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Will 'see-now-buy-now' be the future of fashion?

Updated: 2016-09-22 16:47
By Zhao Siyuan in London (chinadaily.com.cn)

Will 'see-now-buy-now' be the future of fashion?

Models present creations at the Burberry catwalk show during London Fashion Week Spring/Summer 2017 in London, Britain September 19, 2016. [Photo/Agencies]

The current buzzword in the fashion industry is not about a color, a fabric or a bag.

'See now buy now' is a new retailing format that will make catwalk looks instantly available for purchase after the show, meaning that the emphasis has switched from who the models are to what will be available to buy.

The traditional wait from runway to retail is six months. If you watched a show in September, you

would see models flashing out-of-season spring/summer outfits but you could only get your hands on the items in stores six months later, roughly the following March.

The new format has been raging in two of the Big Four fashion weeks so far, New York and London, as brands across the Atlantic have rushed to join the ride.

In the United States the trend has attracted not only high-end fashion houses such as Ralph Lauren but easier-going Tommy Hilfiger, which, thanks to its collaboration with supermodel Gigi Hadid, grabbed more coverage.

In London see-now-buy-now is equally irresistible. Traditionally market-savvy High Street brands, including Topshop, certainly haven't missed out on the new way. Luxury stalwart Burberry became the latest brand to get on board.

Burberry's bold move, under the helm of Christopher Bailey, the brand's social media age-aware CEO and creative director, reinforced anticipation amongst followers that the fashion industry is embracing another revolution, by pampering increasingly impatient consumers.

By cutting the six-month waiting gap, designer brands are trying to retake the battleground lost to fast fashion companies, such as Zara and H&M, which in recent years have constantly beat their more sophisticated rivals by supplying high-speed copycats of runway collections at a fraction of their original prices.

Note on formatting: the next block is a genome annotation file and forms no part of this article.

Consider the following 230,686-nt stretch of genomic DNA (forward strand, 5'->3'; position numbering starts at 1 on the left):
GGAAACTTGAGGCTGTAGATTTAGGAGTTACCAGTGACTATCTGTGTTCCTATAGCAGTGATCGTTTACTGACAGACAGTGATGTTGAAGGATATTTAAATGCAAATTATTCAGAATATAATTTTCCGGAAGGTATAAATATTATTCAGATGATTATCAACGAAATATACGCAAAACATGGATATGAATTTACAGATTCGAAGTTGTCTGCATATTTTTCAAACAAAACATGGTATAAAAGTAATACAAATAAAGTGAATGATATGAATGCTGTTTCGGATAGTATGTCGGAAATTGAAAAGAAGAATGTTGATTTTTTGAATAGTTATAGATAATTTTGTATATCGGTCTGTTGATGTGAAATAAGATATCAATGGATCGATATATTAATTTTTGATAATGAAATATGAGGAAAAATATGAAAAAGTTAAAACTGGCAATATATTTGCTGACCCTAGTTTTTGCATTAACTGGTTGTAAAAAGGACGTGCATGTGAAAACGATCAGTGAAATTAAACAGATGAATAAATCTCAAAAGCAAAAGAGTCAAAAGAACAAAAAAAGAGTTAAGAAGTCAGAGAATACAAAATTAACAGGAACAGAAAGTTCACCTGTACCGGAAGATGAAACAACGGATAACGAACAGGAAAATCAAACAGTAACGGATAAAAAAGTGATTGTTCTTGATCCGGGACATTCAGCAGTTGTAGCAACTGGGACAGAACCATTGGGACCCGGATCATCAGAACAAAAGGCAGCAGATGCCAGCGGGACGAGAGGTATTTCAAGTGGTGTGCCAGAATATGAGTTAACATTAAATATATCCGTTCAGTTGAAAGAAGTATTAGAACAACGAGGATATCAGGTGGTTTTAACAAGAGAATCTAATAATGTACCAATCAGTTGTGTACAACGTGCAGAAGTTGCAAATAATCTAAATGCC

However, it's premature to say that the new retailing model has won over the entire fashion industry. To do so, it still needs the approval of the industry's real tradition ruler – Paris.

Feedback from the French capital doesn't sound upbeat. Karl Lagerfeld, who oversees Chanel and

Italian brand Fendi, told the Financial Times dismissively: "It's a mess."

Even in London where brands seem ready to test the water, uncertainty remains. Burberry's show on Monday would be the last by its outgoing talisman Bailey, casting doubts over the company's future policy.

The debate over the new business model has also reached China, a significant factor for any globally expanding brands.

Lin Yi, a Beijing-based fashion retail buyer, said the quick-sale format is luxury brands' treasure but fast fashion's trash.

"For big-name brands it's worth trying for because they can afford massive marketing campaigns. Their influence is already there. Even if the idea ends up as a hype, it's still good marketing for them. They can afford to not care about the actual sales performance," said Lin.

Fast fashion is another story, according to her. "Fast fashion companies have to sell enough clothes to make profits. They just cannot afford a marketing campaign that is headline-making but not money-making. "

Lin also warned against romanticizing the new idea.

"See-now-buy-now doesn't mean you get all of what you see. Instead only a capsule of runway looks can be offered after the show. "

To contact the reporter: zhaosiyuan@chinadaily.com.cn

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